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Armed Services Committee Proposal: Let Gitmo Detainees Enter Pleas in Civilian Court

Image: Armed Services Committee Proposal: Let Gitmo Detainees Enter Pleas in Civilian Court
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By    |   Friday, 13 May 2016 03:42 PM

The Senate Armed Services Committee announced that it is considering a plan to allow detainees in Guantanamo Bay, Cuba to plead guilty to criminal charges in civilian courts.

The measure could help reduce the population at the prison, according to a report in the New York Times.

It would allow detainees who plead guilty using video teleconference to get transfers to other countries to serve out their sentences. The bill would also allow detainees to be transferred temporarily to the U.S. if they need emergency medical care.

The prison now contains 80 detainees, according to a Guantanamo docket created by the New York Times. 10 have been charged or convicted using a military commission. 26 have been recommended for transfer, and 44 have not been charged or recommended for transfer.

The committee announced that the measure had been added to the annual Defense Authorization Act. Now it goes to the full Senate for a vote.

The legislation continues to ban bringing detainees to the U.S. Obama has asked Congress to lift that ban. The president’s plan to close the prison includes bringing a small amount of detainees to a wartime prison on U.S. soil.

Civilian court offers some advantages over military commissions for detainees. Detainees who were imprisoned for conspiracy, material support to terrorism, and participating in a terrorist group but not being linked to an attack could plead guilty in civilian court. Those offenses are not available in military commissions.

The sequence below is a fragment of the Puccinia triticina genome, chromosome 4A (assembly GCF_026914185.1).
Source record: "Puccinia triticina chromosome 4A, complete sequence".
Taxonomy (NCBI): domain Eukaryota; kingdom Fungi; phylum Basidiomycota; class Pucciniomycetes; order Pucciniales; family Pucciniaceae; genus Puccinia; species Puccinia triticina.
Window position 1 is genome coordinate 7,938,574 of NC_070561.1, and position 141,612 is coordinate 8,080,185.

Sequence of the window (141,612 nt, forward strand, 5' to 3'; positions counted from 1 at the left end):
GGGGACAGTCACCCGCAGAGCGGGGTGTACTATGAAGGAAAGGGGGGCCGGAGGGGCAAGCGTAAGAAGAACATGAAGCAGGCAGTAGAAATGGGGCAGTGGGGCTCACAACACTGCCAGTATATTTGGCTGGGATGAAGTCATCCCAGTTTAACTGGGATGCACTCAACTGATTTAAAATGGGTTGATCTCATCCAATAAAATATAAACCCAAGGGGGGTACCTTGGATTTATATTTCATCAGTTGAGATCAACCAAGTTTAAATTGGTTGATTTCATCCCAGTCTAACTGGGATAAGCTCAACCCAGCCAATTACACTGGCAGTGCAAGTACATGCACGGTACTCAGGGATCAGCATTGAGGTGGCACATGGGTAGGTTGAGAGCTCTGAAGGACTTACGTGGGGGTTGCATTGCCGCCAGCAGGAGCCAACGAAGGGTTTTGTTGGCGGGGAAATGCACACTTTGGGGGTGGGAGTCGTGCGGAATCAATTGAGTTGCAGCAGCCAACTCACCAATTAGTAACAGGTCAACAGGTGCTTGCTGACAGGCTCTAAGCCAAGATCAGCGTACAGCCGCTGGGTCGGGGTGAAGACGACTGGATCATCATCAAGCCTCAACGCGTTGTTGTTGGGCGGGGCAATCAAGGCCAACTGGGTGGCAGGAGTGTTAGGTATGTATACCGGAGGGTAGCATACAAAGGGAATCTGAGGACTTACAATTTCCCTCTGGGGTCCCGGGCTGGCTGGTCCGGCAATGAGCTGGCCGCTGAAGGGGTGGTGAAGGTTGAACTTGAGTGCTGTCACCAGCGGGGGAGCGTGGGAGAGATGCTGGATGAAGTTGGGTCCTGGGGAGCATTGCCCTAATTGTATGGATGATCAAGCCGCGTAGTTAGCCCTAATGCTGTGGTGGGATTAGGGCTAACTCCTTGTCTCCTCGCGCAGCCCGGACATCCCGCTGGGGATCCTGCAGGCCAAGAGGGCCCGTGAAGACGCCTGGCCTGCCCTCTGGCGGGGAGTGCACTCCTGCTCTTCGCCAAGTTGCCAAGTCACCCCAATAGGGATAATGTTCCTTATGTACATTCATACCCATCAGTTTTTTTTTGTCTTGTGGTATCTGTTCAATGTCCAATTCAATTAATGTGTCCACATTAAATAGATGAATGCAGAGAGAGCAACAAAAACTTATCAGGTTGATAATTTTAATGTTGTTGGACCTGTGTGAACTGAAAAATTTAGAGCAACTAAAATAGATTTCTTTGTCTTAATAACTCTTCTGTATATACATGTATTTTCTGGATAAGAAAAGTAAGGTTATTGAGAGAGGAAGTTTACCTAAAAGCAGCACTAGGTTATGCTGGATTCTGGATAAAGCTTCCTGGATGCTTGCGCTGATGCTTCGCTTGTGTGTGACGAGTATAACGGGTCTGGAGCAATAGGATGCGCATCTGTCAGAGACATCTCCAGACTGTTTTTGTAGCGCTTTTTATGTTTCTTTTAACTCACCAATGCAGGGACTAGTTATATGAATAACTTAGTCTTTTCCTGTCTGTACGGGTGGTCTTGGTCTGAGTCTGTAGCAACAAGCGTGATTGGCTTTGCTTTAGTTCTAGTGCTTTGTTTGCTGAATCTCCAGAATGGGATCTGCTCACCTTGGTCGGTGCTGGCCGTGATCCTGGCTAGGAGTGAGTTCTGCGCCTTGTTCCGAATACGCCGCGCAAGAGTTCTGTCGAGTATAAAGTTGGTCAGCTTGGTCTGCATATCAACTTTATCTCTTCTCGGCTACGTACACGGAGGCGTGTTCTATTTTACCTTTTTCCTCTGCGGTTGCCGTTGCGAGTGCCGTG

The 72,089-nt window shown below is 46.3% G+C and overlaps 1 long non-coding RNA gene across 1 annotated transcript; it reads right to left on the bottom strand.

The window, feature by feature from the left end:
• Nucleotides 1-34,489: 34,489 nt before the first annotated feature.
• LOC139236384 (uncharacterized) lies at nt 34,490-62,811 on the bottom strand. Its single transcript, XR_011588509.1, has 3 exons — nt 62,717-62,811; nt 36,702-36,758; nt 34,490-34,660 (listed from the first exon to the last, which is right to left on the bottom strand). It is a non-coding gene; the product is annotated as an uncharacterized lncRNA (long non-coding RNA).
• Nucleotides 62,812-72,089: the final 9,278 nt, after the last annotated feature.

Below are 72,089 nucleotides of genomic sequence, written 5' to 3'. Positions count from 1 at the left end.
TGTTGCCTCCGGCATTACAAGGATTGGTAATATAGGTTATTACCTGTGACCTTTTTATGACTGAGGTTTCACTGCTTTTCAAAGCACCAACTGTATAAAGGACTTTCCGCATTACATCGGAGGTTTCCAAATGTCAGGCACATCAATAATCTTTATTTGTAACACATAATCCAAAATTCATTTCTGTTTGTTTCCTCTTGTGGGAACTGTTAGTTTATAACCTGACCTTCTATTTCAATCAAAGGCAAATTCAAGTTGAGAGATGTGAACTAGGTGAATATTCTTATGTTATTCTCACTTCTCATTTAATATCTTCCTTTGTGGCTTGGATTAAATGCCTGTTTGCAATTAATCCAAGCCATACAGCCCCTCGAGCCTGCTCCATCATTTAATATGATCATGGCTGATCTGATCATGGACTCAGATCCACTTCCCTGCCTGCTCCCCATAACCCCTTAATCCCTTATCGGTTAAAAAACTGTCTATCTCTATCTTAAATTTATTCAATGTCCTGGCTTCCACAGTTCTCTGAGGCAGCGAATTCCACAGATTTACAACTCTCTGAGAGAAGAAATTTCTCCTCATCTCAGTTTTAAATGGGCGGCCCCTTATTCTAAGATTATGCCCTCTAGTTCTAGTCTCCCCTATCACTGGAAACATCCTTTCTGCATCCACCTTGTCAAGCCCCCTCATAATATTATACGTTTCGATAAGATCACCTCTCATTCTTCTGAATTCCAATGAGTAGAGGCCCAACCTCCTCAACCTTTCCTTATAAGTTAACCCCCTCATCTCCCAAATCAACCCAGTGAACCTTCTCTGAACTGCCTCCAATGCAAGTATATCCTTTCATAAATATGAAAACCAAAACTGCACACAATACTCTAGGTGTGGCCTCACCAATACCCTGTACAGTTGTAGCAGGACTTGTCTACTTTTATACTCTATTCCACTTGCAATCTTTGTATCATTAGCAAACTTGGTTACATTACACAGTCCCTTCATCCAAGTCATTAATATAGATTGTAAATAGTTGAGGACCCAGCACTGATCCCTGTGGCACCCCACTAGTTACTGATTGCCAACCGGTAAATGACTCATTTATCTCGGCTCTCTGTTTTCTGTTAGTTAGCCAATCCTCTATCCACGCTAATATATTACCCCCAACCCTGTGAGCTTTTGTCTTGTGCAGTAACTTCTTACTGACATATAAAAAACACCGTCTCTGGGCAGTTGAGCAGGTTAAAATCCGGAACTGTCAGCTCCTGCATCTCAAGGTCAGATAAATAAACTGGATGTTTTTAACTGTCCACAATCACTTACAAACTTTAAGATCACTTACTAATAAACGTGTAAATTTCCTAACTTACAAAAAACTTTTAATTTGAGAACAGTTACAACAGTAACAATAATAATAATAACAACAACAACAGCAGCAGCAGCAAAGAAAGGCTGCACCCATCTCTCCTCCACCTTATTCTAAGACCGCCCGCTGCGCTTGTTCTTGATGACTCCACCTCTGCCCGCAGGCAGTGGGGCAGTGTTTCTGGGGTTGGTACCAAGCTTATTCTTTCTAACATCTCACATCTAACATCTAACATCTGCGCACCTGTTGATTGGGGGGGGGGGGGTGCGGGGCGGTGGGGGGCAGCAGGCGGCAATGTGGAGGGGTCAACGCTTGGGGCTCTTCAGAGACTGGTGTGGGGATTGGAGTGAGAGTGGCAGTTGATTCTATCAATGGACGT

Civilian courts count time served toward sentences. Most Guantanamo detainees have been imprisoned for around 14 years with no trials.

The Human Rights First organization has urged Congress to reject parts of the National Defense Authorization Act. In a press release, the group said the act has rules in it that make it more difficult to transfer detainees.

The press release said, "Closing Gauntanamo Bay is vital to our national security."

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The Senate Armed Services Committee announced that it is considering a plan to allow detainees in Guantanamo Bay, Cuba to plead guilty to criminal charges in civilian courts.
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2016-42-13
Friday, 13 May 2016 03:42 PM
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